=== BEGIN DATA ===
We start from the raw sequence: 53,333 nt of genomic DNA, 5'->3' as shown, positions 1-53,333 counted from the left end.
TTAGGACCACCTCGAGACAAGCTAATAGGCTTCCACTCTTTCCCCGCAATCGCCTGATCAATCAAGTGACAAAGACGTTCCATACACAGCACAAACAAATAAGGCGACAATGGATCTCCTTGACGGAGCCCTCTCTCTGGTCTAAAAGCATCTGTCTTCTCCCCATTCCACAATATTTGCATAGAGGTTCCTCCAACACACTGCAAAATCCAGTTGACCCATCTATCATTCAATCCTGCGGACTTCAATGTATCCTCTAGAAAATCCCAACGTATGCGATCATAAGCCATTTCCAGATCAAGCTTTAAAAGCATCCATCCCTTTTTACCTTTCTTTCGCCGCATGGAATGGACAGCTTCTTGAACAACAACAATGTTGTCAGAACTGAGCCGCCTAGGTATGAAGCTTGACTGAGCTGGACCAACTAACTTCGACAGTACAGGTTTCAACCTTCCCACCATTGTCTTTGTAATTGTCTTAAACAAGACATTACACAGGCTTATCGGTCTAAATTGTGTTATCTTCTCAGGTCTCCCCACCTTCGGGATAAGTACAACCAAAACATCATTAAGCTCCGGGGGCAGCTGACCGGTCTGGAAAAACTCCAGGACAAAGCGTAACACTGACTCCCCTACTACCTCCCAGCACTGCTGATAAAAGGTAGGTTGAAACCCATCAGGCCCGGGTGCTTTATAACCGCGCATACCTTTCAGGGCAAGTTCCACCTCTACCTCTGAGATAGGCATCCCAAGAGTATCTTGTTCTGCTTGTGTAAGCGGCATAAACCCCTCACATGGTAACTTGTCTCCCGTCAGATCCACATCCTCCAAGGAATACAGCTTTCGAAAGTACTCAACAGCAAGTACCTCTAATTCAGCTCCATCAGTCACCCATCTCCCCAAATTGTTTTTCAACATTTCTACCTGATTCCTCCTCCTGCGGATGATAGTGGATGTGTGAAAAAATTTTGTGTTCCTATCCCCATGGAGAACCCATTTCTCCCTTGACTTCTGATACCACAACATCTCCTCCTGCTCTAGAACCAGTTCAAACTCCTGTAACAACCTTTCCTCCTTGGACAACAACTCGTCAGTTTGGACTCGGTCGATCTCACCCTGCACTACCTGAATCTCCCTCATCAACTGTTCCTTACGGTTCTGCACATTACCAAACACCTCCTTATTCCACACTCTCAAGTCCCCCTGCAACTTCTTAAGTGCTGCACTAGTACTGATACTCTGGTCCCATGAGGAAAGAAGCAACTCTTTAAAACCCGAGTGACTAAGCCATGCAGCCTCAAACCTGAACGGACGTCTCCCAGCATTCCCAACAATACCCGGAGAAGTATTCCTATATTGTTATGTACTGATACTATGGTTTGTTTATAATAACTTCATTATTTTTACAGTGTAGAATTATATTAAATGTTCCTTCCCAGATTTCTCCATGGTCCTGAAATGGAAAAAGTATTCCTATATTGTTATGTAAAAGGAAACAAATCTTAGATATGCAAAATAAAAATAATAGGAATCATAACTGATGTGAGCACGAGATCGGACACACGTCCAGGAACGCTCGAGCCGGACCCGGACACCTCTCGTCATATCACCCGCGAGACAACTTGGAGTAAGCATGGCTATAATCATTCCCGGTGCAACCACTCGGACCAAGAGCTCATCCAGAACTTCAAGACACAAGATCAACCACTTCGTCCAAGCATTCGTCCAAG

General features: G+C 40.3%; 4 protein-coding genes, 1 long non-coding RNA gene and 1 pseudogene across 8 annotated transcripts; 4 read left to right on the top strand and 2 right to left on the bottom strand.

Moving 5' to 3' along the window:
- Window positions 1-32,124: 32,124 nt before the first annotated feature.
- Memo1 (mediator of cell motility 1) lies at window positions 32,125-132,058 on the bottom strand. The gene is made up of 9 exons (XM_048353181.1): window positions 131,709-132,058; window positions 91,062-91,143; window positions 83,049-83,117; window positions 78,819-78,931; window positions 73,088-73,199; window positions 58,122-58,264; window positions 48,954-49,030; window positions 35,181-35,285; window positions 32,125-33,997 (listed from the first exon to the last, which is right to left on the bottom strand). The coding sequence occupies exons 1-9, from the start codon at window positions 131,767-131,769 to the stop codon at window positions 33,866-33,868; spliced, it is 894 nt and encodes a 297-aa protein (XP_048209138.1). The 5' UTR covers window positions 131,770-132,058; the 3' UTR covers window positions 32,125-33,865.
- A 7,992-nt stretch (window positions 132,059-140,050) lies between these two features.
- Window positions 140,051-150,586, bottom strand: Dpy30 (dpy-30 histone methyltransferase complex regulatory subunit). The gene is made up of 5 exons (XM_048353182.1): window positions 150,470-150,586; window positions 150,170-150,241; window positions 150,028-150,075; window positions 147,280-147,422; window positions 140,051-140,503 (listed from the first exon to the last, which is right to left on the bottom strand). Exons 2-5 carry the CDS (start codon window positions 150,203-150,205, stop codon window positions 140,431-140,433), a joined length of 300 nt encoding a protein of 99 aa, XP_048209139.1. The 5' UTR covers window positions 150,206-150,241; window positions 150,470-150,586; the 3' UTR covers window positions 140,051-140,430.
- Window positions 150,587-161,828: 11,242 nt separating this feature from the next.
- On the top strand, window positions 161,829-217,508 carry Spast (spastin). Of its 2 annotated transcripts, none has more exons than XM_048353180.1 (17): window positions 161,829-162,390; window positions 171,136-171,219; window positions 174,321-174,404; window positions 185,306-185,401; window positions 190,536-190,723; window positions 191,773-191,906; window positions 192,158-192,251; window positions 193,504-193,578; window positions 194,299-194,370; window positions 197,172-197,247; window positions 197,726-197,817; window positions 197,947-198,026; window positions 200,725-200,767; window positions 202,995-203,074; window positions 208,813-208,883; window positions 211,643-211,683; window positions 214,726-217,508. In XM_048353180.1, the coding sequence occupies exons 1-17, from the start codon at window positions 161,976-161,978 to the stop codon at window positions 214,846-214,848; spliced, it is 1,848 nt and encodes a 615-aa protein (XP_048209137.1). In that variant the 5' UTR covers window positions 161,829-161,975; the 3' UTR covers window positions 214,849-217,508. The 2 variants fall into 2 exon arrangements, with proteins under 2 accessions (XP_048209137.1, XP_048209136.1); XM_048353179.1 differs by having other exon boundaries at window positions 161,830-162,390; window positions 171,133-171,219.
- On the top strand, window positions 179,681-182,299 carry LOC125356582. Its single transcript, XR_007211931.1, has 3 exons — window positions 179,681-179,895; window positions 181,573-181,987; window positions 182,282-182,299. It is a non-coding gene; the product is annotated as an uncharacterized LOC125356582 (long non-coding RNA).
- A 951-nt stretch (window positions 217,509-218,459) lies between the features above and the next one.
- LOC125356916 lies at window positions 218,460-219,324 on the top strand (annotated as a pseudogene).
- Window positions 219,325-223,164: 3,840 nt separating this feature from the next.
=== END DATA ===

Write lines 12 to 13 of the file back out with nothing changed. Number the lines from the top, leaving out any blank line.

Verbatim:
- A 951-nt stretch (window positions 217,509-218,459) lies between the features above and the next one.
- LOC125356916 lies at window positions 218,460-219,324 on the top strand (annotated as a pseudogene).